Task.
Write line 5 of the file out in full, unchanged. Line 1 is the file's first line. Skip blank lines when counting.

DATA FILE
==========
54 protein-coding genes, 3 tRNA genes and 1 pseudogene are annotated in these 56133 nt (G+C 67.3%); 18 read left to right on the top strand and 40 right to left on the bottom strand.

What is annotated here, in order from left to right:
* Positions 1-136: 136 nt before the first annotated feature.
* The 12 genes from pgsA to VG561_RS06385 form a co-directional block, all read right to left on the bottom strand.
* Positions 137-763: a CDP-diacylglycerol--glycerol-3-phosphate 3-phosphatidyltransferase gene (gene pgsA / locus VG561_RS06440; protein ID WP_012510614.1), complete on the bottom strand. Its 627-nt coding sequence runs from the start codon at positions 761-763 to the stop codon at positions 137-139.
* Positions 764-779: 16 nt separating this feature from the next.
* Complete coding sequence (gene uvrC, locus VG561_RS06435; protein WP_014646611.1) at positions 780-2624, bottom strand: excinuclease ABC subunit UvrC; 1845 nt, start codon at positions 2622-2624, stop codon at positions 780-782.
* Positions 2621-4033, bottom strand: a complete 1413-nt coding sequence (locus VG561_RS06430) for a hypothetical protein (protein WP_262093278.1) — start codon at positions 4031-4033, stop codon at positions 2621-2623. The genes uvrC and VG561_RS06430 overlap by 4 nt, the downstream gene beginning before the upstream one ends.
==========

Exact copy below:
* Positions 137-763: a CDP-diacylglycerol--glycerol-3-phosphate 3-phosphatidyltransferase gene (gene pgsA / locus VG561_RS06440; protein ID WP_012510614.1), complete on the bottom strand. Its 627-nt coding sequence runs from the start codon at positions 761-763 to the stop codon at positions 137-139.